Large-tailed Nightjar’s social/mating behaviour.

posted in: Courtship-Mating, Vocalisation | 0

“I have mentioned before that some of the most significant observations have no images to support them. My wife and I often see very interesting behaviour in the early morning (pre-dawn) as we sit on the flat part of our roof (have permanent ladder up) for breakfast and solitude; almost every day for past 7-8 years.


[The above image of the Large-tailed Nightjar was photographed at a different location}

“We are often accompanied on the roof by our resident Large-tailed Nightjars (Caprimulgus macrurus) which have slowly proliferated in number. Every year around November to January they wake us up at night with loud calls in the mating season.

“Today, for the first time, we were privileged to observe a mating duel. Earlier in the night they (we presume more than one adult male) had woken us up 3 times with the classical loud ‘chock’ calls. At around 5.30 am we saw one male physically ‘attack’ another. Prior to the altercation both were sitting about 3-4 meters apart on the electrical wire (separated by a tree). They were both making the less common call which can be best described as low pitched growl or engine trying to start in the cold. They were competing and the calls were at a fast frequency. One male flew at the other and physically hit it. They then had a brief aerial conflict before settling on the wire again at similar positions. We then noticed the female sitting on the wire between the two of them, hidden by tree branches. Despite the lack of lighting, identification of males was certain as the white in the tail (in flight/rest) was clearly seen from nearby street lights.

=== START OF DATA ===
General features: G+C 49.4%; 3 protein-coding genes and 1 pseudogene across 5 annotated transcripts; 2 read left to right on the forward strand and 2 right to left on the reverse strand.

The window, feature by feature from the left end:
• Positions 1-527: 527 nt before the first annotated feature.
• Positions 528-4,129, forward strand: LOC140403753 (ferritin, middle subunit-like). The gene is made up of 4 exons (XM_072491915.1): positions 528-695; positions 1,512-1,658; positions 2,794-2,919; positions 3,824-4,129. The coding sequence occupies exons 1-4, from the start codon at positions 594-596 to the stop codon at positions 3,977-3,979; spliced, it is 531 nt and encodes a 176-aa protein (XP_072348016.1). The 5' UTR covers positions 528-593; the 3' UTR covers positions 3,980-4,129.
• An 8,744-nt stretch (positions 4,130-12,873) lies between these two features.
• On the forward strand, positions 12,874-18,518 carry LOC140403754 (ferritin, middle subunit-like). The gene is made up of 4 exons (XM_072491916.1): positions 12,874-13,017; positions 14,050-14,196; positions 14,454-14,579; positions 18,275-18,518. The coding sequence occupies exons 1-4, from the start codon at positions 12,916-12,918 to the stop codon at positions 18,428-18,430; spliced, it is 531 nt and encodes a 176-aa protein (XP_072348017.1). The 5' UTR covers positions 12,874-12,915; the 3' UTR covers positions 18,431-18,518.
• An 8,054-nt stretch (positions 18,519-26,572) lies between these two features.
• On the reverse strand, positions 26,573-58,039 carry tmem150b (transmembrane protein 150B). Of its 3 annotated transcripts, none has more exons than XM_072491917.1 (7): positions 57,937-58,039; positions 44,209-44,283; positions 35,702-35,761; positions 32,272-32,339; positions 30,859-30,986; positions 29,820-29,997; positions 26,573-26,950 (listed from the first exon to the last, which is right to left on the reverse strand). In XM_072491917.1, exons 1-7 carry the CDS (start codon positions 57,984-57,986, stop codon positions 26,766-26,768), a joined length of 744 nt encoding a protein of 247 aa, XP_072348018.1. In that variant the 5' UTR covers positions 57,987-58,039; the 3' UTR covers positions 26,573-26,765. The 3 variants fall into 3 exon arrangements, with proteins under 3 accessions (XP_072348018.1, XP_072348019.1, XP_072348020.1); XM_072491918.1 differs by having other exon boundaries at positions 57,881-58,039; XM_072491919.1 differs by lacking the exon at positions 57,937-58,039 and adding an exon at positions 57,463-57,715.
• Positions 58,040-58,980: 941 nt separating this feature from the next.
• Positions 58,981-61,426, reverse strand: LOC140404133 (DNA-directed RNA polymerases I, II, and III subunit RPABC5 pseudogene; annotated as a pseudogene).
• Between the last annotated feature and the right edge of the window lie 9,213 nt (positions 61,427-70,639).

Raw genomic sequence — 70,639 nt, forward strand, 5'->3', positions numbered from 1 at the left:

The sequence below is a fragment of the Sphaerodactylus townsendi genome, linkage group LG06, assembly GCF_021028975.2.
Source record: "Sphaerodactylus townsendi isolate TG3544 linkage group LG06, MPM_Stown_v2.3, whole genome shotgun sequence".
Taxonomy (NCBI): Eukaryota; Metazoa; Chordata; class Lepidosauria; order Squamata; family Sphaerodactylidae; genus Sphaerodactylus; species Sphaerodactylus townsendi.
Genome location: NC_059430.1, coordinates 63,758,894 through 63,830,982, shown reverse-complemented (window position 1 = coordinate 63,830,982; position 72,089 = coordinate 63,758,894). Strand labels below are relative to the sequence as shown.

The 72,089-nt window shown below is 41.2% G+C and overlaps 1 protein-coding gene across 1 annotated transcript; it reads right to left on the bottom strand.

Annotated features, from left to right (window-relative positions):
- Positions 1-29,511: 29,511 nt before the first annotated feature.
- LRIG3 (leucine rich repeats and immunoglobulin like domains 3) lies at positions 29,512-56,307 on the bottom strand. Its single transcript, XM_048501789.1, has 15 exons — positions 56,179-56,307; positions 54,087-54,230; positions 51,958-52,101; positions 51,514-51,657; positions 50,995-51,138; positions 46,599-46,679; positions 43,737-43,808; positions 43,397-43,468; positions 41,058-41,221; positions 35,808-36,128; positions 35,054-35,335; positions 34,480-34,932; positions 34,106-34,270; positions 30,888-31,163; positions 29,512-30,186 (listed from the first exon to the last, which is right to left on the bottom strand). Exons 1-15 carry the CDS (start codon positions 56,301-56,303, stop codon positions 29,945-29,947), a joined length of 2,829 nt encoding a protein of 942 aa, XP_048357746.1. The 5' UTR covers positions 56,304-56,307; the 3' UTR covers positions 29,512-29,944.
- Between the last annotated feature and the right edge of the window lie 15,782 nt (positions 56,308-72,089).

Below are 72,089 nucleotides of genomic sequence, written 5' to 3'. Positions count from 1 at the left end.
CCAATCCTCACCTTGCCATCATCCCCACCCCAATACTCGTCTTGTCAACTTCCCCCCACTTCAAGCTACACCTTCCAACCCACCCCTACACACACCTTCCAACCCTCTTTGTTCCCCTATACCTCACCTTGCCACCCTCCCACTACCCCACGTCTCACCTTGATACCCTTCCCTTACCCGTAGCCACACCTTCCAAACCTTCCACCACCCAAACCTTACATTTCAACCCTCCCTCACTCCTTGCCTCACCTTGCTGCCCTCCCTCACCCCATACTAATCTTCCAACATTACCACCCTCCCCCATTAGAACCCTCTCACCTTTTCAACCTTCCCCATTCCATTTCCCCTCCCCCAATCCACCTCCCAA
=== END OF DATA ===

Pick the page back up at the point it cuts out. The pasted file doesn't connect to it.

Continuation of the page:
“My wife kindly scooted down to get my camera and we attempted to record the audible conflict HERE (sorry for slightly larger file; sound amplified, and a noisy Koel edited out as much as possible).

“We watched this conflict continue for 12-14 minutes, primarily a verbal battle but with another similar physical contact noted. As we moved back down the ladder they were continuing the verbal battle on another wire.

“We have observed and posted a similar mating altercation on 22nd August 2010 with Savannah Nightjars (Caprimulgus affinis).”

Dato’ Dr Amar-Singh HSS & Datin, Dr Swee-Im Lim
Ipoh City, Perak, Malaysia
13th January 2013

Habitat: Urban environment, pre-dawn

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